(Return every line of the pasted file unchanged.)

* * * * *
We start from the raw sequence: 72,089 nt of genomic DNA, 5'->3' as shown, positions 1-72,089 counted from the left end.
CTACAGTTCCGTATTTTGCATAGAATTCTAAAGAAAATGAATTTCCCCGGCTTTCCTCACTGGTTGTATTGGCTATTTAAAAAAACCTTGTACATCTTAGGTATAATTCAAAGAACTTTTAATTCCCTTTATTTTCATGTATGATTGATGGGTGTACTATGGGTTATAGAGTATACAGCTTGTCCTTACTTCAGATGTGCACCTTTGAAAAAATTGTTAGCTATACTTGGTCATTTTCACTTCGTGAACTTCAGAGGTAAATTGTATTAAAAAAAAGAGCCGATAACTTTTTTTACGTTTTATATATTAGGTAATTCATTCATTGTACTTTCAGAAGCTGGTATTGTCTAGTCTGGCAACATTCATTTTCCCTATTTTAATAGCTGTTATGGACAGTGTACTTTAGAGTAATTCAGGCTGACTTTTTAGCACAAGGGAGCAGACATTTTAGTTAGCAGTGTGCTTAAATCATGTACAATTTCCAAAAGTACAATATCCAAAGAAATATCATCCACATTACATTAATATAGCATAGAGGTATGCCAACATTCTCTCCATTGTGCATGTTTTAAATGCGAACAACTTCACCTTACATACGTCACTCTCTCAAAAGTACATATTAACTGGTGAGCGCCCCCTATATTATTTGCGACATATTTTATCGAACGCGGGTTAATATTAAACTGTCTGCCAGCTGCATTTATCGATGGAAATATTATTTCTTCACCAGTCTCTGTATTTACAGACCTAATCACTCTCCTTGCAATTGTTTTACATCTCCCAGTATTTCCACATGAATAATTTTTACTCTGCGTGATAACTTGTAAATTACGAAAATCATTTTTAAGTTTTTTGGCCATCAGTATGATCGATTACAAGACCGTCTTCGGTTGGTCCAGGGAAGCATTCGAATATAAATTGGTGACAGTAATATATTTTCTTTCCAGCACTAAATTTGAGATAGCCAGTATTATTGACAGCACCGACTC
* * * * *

We start from the raw sequence: 72,089 nt of genomic DNA, 5'->3' as shown, positions 1-72,089 counted from the left end.
CTACAGTTCCGTATTTTGCATAGAATTCTAAAGAAAATGAATTTCCCCGGCTTTCCTCACTGGTTGTATTGGCTATTTAAAAAAACCTTGTACATCTTAGGTATAATTCAAAGAACTTTTAATTCCCTTTATTTTCATGTATGATTGATGGGTGTACTATGGGTTATAGAGTATACAGCTTGTCCTTACTTCAGATGTGCACCTTTGAAAAAATTGTTAGCTATACTTGGTCATTTTCACTTCGTGAACTTCAGAGGTAAATTGTATTAAAAAAAAGAGCCGATAACTTTTTTTACGTTTTATATATTAGGTAATTCATTCATTGTACTTTCAGAAGCTGGTATTGTCTAGTCTGGCAACATTCATTTTCCCTATTTTAATAGCTGTTATGGACAGTGTACTTTAGAGTAATTCAGGCTGACTTTTTAGCACAAGGGAGCAGACATTTTAGTTAGCAGTGTGCTTAAATCATGTACAATTTCCAAAAGTACAATATCCAAAGAAATATCATCCACATTACATTAATATAGCATAGAGGTATGCCAACATTCTCTCCATTGTGCATGTTTTAAATGCGAACAACTTCACCTTACATACGTCACTCTCTCAAAAGTACATATTAACTGGTGAGCGCCCCCTATATTATTTGCGACATATTTTATCGAACGCGGGTTAATATTAAACTGTCTGCCAGCTGCATTTATCGATGGAAATATTATTTCTTCACCAGTCTCTGTATTTACAGACCTAATCACTCTCCTTGCAATTGTTTTACATCTCCCAGTATTTCCACATGAATAATTTTTACTCTGCGTGATAACTTGTAAATTACGAAAATCATTTTTAAGTTTTTTGGCCATCAGTATGATCGATTACAAGACCGTCTTCGGTTGGTCCAGGGAAGCATTCGAATATAAATTGGTGACAGTAATATATTTTCTTTCCAGCACTAAATTTGAGATAGCCAGTATTATTGACAGCACCGACTC